Nobel Laureate Angus Deaton Says Covid-19 Crisis Threatens to Exacerbate US Inequality

Nobel Laureate Angus Deaton Says Covid-19 Crisis Threatens to Exacerbate US Inequality

Nobel laureate Angus Deaton is warning that the coronavirus pandemic will likely exacerbate inequality and predicting the public health crisis could be the turning point for overhauling America’s for-profit healthcare system. 

In an interview with Agence France-Presse published Tuesday, Deaton—who won the Nobel Prize in Economics in 2015 for his work on poverty—highlighted the higher mortality rates from Covid-19 experienced by African-Americans and said workers with less formal education are “essential workers [who] risk their lives with Covid.”

“Or if they are in non-essential things, they might lose their jobs,” he added.

Deaton drew attention to the millions of recently unemployed Americans who’ve joined the ranks of the nation’s uninsured because their healthcare coverage was tied to their employer. People who’ve recovered from Covid-19 and families of those who’ve died from the illness may face “huge medical bills,” he said, noting that even those with healthcare coverage may face steep bills “because often insurance has huge deductibles.”

Healthcare is the U.S. “a major source of inequality,” said Deaton, and pointed to various other nations’ systems as having better models.

“Anything is better than pretending that the market can deliver healthcare—because it can’t,” Deaton told AFP. “All you get is this enormous conspiracy to sort of transfer money from ordinary people to much better-off people.”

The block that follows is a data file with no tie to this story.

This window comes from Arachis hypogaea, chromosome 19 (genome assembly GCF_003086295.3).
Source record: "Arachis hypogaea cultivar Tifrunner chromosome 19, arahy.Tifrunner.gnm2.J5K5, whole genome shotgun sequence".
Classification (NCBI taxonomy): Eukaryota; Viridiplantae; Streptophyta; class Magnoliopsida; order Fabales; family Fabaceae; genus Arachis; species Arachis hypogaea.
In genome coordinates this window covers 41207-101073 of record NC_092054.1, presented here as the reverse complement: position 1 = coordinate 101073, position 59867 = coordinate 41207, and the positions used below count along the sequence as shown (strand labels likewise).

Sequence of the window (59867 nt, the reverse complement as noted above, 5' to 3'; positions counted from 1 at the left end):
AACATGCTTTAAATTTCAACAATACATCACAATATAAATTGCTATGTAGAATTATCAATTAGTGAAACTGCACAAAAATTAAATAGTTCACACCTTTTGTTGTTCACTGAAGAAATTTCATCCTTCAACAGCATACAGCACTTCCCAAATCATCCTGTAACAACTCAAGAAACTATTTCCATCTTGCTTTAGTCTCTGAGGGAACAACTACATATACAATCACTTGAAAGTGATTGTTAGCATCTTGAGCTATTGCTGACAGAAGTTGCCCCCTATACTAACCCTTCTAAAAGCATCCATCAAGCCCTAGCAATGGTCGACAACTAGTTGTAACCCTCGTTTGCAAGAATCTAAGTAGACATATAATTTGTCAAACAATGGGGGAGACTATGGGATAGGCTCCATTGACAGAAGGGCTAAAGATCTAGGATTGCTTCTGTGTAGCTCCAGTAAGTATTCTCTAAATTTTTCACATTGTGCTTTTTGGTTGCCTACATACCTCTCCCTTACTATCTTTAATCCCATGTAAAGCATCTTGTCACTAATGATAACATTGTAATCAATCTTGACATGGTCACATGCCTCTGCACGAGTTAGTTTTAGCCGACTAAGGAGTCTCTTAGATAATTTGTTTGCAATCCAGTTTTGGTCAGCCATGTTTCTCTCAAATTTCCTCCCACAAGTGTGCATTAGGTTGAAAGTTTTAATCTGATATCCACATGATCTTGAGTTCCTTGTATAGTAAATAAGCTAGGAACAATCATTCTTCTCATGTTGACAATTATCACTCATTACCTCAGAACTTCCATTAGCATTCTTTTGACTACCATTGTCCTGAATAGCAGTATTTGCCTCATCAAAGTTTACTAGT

The interview was released a day after Deaton addressed similar issues in a joint op-ed, writing that the coronavirus “promises to widen the country’s already vast inequalities in health and income.”


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In the opinion piece, Deaton and Anne Case—an American economist and co-author with Deaton of Deaths of Despair and the Future of Capitalism—write that while a portion of the U.S. population “can sit back and watch the stock market propel the value of their retirement funds ever higher” as the pandemic rages, “the two-thirds of workers who lack a four-year college degree are either nonessential, and thus risk losing their earnings, or essential, and thus at risk of infection.”

“Whereas college graduates have largely been able to safeguard both their health and their wealth, less-educated workers must risk one or the other,” they wrote.

“America’s costly healthcare system will continue to compound the pandemic’s effects,” Deaton and Case said, adding that “some of the uninsured may not have sought” medical treatment for Covid-19.

Deaton and Case also warned that “the pandemic is fueling further industry consolidation by favoring already dominant e-commerce giants at the expense of struggling brick-and-mortar firms.”

As to whether the public health crisis or the current national uprising over systemic racism could prove to be catalysts for true change in the U.S., Deaton and Case said there’s no guarantee.

“True, public anger over police violence or outrageously expensive healthcare could create a structural break,” they wrote. “If that happens, we might see a better society. Or, we might not. It is not always a phoenix that rises from the ashes.”

Deaton’s remarks come a month after an analysis from Americans for Tax Fairness and the Institute for Policy Studies revealed that the nation’s billionaires saw their combined net worth surge by $434 billion between March 18 and May 19 as ordinary Americans were hit by the economic toll of the pandemic.